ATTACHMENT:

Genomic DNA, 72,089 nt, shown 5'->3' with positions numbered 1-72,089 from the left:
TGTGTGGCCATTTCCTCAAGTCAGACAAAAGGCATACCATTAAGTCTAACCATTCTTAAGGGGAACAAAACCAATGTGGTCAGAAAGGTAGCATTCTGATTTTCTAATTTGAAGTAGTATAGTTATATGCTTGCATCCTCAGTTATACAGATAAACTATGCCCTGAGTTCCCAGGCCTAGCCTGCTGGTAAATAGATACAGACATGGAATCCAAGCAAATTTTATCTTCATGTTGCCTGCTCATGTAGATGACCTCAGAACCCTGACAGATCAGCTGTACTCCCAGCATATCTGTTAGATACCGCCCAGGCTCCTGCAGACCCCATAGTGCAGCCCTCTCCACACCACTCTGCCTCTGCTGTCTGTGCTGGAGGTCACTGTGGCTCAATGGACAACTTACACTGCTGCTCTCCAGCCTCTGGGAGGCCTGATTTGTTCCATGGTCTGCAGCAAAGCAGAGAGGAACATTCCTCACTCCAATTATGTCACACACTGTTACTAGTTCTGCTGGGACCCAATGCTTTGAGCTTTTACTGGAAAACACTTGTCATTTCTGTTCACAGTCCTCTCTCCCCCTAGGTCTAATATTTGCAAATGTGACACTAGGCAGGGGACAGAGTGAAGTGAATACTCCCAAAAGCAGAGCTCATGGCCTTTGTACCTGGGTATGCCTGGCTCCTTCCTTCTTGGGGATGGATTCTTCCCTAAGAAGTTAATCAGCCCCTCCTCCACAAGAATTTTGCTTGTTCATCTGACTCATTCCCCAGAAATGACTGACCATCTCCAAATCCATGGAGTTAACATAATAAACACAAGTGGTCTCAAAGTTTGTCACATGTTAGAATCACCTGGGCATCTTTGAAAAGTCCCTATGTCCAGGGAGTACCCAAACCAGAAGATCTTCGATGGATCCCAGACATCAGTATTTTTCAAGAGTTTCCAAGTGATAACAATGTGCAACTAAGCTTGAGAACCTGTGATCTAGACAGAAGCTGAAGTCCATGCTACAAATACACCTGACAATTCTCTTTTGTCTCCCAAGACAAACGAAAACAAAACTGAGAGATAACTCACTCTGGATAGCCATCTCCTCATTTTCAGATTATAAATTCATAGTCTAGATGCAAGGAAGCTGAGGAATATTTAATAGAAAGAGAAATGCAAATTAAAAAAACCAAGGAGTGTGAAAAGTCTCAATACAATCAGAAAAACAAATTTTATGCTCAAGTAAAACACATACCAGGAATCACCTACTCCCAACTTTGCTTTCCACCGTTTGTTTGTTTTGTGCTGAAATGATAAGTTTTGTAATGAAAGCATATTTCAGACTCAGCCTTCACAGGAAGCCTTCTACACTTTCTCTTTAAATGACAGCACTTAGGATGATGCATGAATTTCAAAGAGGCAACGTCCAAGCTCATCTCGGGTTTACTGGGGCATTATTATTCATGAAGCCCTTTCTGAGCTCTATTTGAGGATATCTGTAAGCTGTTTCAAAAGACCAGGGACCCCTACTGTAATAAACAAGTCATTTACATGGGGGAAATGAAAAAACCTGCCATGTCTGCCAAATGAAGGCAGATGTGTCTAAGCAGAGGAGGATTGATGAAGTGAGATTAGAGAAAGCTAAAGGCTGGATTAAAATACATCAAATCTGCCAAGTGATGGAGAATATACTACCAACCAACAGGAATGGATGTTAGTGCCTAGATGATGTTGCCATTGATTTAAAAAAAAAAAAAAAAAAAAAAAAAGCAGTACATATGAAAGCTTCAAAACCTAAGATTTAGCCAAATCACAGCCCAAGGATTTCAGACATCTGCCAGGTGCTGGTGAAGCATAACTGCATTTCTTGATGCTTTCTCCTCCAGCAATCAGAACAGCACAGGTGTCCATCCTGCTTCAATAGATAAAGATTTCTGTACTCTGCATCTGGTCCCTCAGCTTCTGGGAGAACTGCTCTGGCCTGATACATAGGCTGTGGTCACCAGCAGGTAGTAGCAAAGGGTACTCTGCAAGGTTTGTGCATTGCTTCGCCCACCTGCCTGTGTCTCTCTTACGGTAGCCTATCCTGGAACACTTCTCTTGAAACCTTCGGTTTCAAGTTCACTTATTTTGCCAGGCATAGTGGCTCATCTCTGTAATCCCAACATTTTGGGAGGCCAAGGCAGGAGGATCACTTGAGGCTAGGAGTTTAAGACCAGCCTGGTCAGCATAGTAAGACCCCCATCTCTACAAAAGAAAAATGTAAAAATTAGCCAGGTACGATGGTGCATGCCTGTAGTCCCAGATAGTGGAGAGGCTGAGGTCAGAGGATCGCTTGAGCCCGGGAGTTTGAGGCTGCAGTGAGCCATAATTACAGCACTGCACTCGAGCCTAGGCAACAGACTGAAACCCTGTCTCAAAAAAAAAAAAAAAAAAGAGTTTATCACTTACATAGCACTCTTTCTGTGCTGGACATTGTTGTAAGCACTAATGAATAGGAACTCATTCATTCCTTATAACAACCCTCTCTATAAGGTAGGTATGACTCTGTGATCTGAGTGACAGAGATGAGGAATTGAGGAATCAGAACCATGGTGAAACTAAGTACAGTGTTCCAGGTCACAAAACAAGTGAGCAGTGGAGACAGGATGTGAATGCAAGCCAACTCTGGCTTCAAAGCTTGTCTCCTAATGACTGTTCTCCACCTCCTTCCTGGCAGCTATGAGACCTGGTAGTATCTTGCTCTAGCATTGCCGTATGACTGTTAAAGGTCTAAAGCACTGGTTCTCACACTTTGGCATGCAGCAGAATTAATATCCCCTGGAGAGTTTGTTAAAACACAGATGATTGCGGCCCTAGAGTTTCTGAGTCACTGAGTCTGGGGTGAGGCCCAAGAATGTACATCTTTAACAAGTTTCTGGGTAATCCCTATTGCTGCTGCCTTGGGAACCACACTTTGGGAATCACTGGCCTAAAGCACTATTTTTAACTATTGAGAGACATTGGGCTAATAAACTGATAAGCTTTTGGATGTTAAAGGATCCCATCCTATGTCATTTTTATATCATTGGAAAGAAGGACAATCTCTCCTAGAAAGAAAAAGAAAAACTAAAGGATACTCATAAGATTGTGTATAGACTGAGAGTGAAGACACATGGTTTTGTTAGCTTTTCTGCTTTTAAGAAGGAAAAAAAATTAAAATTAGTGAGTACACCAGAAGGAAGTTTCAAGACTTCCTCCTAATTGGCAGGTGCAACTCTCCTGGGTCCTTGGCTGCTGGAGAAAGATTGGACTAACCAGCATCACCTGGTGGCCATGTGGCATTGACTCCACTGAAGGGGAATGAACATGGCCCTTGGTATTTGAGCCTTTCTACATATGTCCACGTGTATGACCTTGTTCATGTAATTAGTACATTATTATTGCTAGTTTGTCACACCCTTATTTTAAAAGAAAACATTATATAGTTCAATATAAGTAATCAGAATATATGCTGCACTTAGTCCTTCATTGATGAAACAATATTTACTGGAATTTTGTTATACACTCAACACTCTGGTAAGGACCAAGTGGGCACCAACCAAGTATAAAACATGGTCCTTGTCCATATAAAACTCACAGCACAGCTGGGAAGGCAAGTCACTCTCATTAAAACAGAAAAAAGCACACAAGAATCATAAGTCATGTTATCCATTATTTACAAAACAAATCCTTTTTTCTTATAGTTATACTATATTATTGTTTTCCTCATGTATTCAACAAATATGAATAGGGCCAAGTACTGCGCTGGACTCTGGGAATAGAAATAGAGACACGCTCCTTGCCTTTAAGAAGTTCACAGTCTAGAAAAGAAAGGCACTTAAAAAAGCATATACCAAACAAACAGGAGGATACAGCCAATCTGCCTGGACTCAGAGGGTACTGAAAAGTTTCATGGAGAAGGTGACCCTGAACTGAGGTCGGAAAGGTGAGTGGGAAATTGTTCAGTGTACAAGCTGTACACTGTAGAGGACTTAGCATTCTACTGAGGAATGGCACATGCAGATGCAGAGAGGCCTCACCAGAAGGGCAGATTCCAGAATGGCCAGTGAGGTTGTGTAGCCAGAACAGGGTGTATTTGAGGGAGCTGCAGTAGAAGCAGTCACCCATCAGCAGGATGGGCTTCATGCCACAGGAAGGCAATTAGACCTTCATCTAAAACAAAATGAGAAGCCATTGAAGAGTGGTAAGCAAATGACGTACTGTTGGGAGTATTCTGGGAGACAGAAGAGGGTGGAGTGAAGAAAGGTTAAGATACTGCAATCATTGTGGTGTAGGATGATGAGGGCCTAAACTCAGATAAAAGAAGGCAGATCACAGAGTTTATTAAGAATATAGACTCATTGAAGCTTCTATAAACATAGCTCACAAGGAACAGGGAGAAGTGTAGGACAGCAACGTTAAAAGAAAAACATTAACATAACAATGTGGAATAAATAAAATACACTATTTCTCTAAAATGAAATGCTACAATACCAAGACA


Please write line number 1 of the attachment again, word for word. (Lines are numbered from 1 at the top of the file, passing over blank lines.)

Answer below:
Genomic DNA, 72,089 nt, shown 5'->3' with positions numbered 1-72,089 from the left: